like it or not. Thanks to the unyielding opposition of
the same folks people pushing the Global Warming
alarms, we are currently stuck at Nuclear Power
Technology 1.0. Meanwhile, France, Japan, and China
are currently at Nuclear Power Technology 3.0, with
the fourth generation in the planning stage. And the
French and Japanese have the technology to recycle
spent fuel rods into more usable fuel. We don't. We
have a long way to go here if we are going to catch up;

Finally, if we're serious, we have to do more to wean
ourselves from oil-based motor fuels. Methanol is
both renewable and cleaner burning than gasoline,
and becoming available in more and more places.
However, it is highly corrosive, and cannot be used
in most cars without major modifications to both
the engine and the fuel system. A few years ago, most
of the major manufacturers produced a few models
that were "flexible fuel" - could burn either methanol
or gasoline, or any mixture thereof. Today, they don't -
except for fleet vehicles such as taxis and delivery
vehicles. And CNG and propane have the same problem
as methanol - limited availability of vehicles, and a limited
number of fuel outlets. For these reasons, these are both
dead-end technologies;

But once again, foreign nations are showing us the way.
For the last three years, Europe has had diesel hybrid
vehicles, which take current hybrid technology and marry
it to a small-displacement, clean-diesel engine. And later
this year, Audi will bring the first clean-diesel hybrid
to the U.S. If the Toyota Prius was hybrid technology 1.0,
the forthcoming Audi Tdi Hybrid is hybrid technology 2.0.
Go to the alternative-fuel diesel hybrid, and you have hybrid
technology 3.0; vehicles that can get 40-50 mpg on clean,
renewable fuel. They are not in the market yet, but they will
be soon;

If there's a common thread to all this, it's this. All of the
things I've just mentioned are doable now, with technology
we currently possess. Even if they won't completely solve
the climate problem, they will make a considerable start.
But when it comes to actually doing something , we have
been sold short by our elites, especially those now making
the most noise about climate change and "Global Warming".

Our elites are very good at creating ponderous studies and
calling for action on this problem or that, but they fail
utterly on implementation. Being primarily creatures of
thought, they instinctively recoil from people of action, who,
culturally benighted though they might be, just might come
up with workable solutions for the problems.

And if they do propose solutions, it's almost always this tax,
that regulation, or the totally unworkable "Cap and Trade"
scheme that thankfully died a quick and unlamented death
in Congress. No plan of action - no Manhattan Project or
Apollo program - just more carping, pointing with alarm,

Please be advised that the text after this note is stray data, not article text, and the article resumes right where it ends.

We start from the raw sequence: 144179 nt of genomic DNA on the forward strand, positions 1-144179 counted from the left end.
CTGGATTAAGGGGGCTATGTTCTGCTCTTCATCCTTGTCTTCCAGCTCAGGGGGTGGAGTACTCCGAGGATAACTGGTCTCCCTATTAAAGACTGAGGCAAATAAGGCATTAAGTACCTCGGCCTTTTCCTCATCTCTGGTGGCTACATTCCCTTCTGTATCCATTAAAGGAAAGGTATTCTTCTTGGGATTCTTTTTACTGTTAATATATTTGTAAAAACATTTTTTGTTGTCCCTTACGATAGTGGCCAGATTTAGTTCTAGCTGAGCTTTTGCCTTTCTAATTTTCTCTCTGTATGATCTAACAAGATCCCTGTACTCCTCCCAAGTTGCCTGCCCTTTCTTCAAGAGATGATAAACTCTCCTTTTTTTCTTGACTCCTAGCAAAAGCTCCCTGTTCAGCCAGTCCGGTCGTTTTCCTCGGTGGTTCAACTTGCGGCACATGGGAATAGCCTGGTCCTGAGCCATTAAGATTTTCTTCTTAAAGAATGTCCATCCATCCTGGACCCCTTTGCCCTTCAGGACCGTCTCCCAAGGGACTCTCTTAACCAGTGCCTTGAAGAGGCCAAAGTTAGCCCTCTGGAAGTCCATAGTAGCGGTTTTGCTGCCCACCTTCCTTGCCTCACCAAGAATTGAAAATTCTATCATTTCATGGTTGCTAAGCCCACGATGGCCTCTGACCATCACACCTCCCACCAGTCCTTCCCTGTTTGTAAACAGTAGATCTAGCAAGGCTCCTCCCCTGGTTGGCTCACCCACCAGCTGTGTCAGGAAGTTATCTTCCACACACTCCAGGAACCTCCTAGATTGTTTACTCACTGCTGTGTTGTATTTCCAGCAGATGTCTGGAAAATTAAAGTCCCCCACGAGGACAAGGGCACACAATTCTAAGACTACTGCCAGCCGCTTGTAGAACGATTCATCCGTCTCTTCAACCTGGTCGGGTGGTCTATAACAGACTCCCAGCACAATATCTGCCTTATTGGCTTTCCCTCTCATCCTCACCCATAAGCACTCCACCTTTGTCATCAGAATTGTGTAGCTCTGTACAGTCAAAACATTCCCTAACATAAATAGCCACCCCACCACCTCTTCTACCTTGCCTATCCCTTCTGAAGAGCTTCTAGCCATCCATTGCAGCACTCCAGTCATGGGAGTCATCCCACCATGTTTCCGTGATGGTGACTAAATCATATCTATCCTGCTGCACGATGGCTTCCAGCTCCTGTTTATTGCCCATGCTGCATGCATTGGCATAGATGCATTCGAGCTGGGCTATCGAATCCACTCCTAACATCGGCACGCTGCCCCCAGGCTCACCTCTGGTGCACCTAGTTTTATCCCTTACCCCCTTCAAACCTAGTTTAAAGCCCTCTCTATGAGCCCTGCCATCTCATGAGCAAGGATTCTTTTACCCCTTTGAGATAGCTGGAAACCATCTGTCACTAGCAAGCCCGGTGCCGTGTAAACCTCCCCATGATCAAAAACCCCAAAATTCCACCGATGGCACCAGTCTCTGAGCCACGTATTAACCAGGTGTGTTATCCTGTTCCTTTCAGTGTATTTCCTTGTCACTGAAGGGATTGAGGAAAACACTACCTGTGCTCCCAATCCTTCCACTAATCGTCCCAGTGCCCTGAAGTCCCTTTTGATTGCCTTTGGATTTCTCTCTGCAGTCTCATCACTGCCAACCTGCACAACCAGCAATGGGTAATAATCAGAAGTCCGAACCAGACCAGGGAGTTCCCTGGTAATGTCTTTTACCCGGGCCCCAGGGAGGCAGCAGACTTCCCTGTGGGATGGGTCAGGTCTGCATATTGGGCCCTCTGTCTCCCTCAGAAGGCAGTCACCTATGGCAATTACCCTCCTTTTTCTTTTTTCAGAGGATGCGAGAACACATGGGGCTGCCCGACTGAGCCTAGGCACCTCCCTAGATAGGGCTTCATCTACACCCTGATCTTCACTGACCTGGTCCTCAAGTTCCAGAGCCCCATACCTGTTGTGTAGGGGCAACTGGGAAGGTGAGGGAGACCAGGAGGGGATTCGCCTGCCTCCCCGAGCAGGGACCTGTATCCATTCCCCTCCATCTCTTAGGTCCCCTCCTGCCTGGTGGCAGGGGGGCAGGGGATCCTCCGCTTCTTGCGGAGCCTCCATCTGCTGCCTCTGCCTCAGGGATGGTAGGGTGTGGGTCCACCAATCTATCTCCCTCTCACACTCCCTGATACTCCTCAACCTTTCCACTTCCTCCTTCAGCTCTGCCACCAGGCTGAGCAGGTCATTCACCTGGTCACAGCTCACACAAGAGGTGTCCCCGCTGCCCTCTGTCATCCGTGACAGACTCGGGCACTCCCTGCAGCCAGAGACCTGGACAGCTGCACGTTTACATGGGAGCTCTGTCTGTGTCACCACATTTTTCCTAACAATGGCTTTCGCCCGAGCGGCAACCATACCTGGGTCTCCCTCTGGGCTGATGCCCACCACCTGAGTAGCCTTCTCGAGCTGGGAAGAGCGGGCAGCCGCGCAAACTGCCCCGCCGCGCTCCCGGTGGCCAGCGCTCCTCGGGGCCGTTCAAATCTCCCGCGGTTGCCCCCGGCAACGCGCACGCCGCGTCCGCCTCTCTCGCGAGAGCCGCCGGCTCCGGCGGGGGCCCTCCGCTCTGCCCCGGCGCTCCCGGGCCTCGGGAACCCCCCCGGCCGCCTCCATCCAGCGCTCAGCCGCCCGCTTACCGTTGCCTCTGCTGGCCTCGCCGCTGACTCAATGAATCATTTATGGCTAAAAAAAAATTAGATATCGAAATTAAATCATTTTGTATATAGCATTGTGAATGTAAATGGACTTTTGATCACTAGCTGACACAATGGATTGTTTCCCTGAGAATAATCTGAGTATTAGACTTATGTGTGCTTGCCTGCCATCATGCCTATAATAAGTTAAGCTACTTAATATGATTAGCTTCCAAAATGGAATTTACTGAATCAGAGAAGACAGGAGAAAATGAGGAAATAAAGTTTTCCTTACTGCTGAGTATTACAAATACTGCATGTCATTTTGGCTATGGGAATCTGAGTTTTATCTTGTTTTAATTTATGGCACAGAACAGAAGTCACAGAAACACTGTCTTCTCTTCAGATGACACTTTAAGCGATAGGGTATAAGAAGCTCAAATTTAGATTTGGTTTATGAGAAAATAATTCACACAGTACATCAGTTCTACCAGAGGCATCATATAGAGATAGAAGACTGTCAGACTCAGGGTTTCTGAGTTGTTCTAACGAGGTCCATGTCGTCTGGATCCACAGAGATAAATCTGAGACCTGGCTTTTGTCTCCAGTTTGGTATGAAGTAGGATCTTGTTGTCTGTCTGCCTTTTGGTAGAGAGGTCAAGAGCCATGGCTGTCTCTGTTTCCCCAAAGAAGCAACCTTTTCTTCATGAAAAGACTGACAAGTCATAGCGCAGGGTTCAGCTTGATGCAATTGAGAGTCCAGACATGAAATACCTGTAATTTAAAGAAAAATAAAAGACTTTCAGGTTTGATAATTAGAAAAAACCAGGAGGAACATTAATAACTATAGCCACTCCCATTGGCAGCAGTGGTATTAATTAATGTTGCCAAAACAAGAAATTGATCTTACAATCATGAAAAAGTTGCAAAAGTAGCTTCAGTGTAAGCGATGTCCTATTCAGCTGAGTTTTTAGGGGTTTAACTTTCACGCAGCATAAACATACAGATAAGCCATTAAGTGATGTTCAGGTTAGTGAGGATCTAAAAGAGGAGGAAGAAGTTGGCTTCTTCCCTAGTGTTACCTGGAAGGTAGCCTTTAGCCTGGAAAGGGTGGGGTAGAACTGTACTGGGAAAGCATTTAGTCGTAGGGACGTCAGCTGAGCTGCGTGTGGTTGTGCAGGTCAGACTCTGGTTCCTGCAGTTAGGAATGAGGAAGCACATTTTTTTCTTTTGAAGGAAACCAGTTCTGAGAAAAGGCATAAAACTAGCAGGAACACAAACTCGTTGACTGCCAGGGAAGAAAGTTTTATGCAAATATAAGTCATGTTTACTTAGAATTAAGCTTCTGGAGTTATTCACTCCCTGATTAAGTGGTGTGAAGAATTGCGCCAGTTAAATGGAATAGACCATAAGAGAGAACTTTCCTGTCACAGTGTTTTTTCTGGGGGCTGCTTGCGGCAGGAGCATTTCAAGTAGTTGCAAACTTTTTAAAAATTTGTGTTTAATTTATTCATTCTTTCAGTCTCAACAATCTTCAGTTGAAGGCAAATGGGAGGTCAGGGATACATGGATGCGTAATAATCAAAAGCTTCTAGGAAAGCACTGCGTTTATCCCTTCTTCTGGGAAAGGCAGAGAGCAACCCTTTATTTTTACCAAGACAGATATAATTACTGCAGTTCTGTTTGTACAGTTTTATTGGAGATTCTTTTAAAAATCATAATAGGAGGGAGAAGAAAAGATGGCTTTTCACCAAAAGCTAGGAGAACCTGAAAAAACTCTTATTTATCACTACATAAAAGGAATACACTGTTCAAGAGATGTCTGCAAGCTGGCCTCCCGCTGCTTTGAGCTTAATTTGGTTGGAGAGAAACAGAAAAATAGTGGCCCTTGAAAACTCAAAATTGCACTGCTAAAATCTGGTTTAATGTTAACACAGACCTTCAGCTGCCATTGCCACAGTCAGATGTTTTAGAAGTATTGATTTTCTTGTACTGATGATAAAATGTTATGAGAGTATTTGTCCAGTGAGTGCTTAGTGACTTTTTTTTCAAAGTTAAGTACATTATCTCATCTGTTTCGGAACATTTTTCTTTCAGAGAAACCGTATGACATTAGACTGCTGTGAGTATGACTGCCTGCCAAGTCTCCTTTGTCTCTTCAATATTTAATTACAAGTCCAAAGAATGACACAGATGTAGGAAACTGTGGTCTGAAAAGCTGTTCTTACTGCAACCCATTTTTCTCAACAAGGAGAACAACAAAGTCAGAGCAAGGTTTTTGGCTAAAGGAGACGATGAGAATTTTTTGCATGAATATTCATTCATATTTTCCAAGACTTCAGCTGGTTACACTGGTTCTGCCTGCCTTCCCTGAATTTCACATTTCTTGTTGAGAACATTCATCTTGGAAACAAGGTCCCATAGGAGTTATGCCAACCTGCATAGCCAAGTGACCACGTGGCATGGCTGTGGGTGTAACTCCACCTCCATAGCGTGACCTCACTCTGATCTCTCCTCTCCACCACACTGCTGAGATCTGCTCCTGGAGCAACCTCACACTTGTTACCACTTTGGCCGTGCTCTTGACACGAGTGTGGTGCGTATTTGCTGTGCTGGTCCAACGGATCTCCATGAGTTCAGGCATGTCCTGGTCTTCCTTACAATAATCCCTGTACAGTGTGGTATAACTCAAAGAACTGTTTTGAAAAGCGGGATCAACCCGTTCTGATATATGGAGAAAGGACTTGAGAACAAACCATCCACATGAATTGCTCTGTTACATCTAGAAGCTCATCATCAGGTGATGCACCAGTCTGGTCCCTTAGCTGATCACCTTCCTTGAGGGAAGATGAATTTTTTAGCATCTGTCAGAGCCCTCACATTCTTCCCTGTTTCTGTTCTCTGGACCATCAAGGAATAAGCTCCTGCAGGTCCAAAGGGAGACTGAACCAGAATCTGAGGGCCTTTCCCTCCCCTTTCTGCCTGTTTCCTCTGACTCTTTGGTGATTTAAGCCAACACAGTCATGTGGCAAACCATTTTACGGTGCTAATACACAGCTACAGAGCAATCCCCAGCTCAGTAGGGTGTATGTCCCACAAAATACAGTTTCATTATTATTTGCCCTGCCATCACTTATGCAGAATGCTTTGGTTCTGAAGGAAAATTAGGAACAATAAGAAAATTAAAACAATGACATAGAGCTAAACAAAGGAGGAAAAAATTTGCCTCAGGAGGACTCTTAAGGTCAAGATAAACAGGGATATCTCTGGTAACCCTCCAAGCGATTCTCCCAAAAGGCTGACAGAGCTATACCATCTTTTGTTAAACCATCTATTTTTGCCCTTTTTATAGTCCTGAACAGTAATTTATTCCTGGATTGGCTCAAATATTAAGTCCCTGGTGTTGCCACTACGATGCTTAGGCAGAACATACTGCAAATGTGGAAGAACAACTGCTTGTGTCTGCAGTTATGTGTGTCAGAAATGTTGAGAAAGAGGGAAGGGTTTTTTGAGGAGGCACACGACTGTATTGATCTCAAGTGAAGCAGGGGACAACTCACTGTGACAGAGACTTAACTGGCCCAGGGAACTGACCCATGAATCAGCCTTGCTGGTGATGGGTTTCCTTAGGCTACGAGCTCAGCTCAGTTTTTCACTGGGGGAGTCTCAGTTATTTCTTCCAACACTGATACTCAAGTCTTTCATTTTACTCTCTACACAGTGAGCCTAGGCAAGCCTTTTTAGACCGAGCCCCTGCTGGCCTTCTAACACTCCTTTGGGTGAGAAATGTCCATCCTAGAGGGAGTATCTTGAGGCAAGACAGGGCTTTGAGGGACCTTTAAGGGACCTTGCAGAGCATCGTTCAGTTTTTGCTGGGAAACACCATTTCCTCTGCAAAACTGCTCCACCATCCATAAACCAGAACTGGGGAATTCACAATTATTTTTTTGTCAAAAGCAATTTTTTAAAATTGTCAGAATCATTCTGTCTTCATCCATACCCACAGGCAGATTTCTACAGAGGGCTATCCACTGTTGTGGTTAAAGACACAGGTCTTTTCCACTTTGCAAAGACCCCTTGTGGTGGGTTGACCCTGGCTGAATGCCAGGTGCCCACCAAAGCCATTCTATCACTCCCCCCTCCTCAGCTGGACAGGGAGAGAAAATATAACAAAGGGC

and more urging for someone else to do something.

Small wonder that when we talk to the rest of the world
about the climate change problem, they don't take us
seriously. We shouldn't be surprised.

But that is not to say that the rest of the world isn't
concerned. They are. For the most part, they see
solving the climate change problem (or at least
adapting to it), as a tremendous opportunity.

The French will do their bit by proceeding to go
100% nuclear and hydroelectric for power generation
by 2020. Unlike us, they see "wind" and "solar" as
ephemeral technologies unsuitable for large-scale
application. The Chinese have embarked on an
Apollo-program-scale project to be the world's
technology leader in batteries for hybrid and
electric vehicles. And the Japanese are years
ahead of everyone in the technology of
processing nuclear waste into nuclear fuel.

And the prime market these countries see
for their innovative technologies? The United States.

If these sound to you like the "green shoots" of the
"new economy" that the President was talking
about, you're right. But as usual, these high-wage,
high-skill, "jobs and industries of the future" will
happen elsewhere - not here. For when it comes to
"green jobs" and industries suitable for Americans,
the President is talking about weatherstripping
homes or recycling bottles and cans.

And that's a development you can thank our
anti-industrial, anti-manufacturing elites for.

So, when the President, Al Gore, or some left-wing
Hollywood celebrity talks about "Climate Change"
or "Global Warming", I'm skeptical. The discussion
is all problem - no solution.

But when I hear Rush Limbaugh, Glenn Beck,
Sean Hannity, Ann Coulter, or Bill O'Reilly talk
about the issue, I'm encouraged. While they may
dispute the details, they are also quick to emphasize
that if there is in fact a problem, there's also a solution,
one that can and should be turned to America's
advantage in a competitive world.

Technology? New Industries? Jobs of the Future?
Sorry, but that's part of the problem; not part
of the solution according to environmentalist

And that's why I'm with Rush on this one.